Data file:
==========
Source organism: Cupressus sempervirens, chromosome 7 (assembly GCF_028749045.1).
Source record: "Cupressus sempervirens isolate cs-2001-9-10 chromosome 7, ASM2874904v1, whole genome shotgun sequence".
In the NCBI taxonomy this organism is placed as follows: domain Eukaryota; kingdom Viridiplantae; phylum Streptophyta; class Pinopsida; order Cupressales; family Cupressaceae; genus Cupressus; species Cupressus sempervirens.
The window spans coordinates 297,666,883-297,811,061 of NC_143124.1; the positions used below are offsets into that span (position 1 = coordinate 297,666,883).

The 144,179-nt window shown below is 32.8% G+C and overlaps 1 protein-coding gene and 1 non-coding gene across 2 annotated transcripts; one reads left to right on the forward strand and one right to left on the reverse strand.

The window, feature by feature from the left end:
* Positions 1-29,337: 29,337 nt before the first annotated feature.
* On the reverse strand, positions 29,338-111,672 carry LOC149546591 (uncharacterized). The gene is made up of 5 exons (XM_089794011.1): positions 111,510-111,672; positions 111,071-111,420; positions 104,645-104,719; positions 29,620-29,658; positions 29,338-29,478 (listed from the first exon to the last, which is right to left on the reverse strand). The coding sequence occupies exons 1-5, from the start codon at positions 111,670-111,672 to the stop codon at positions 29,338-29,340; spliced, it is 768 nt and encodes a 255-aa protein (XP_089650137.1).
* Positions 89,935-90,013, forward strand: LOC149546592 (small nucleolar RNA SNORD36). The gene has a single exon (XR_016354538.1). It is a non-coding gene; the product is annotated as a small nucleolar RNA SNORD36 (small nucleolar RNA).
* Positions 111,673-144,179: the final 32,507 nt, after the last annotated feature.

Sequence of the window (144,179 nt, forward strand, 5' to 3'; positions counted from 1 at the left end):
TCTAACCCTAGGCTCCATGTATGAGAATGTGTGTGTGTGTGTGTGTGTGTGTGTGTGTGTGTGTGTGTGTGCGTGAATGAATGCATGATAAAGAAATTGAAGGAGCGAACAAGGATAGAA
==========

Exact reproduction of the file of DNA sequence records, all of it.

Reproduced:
Source organism: Cupressus sempervirens, chromosome 7 (assembly GCF_028749045.1).
Source record: "Cupressus sempervirens isolate cs-2001-9-10 chromosome 7, ASM2874904v1, whole genome shotgun sequence".
In the NCBI taxonomy this organism is placed as follows: domain Eukaryota; kingdom Viridiplantae; phylum Streptophyta; class Pinopsida; order Cupressales; family Cupressaceae; genus Cupressus; species Cupressus sempervirens.
The window spans coordinates 297,666,883-297,811,061 of NC_143124.1; the positions used below are offsets into that span (position 1 = coordinate 297,666,883).

The 144,179-nt window shown below is 32.8% G+C and overlaps 1 protein-coding gene and 1 non-coding gene across 2 annotated transcripts; one reads left to right on the forward strand and one right to left on the reverse strand.

The window, feature by feature from the left end:
* Positions 1-29,337: 29,337 nt before the first annotated feature.
* On the reverse strand, positions 29,338-111,672 carry LOC149546591 (uncharacterized). The gene is made up of 5 exons (XM_089794011.1): positions 111,510-111,672; positions 111,071-111,420; positions 104,645-104,719; positions 29,620-29,658; positions 29,338-29,478 (listed from the first exon to the last, which is right to left on the reverse strand). The coding sequence occupies exons 1-5, from the start codon at positions 111,670-111,672 to the stop codon at positions 29,338-29,340; spliced, it is 768 nt and encodes a 255-aa protein (XP_089650137.1).
* Positions 89,935-90,013, forward strand: LOC149546592 (small nucleolar RNA SNORD36). The gene has a single exon (XR_016354538.1). It is a non-coding gene; the product is annotated as a small nucleolar RNA SNORD36 (small nucleolar RNA).
* Positions 111,673-144,179: the final 32,507 nt, after the last annotated feature.

Sequence of the window (144,179 nt, forward strand, 5' to 3'; positions counted from 1 at the left end):
TCTAACCCTAGGCTCCATGTATGAGAATGTGTGTGTGTGTGTGTGTGTGTGTGTGTGTGTGTGTGTGTGTGCGTGAATGAATGCATGATAAAGAAATTGAAGGAGCGAACAAGGATAGAA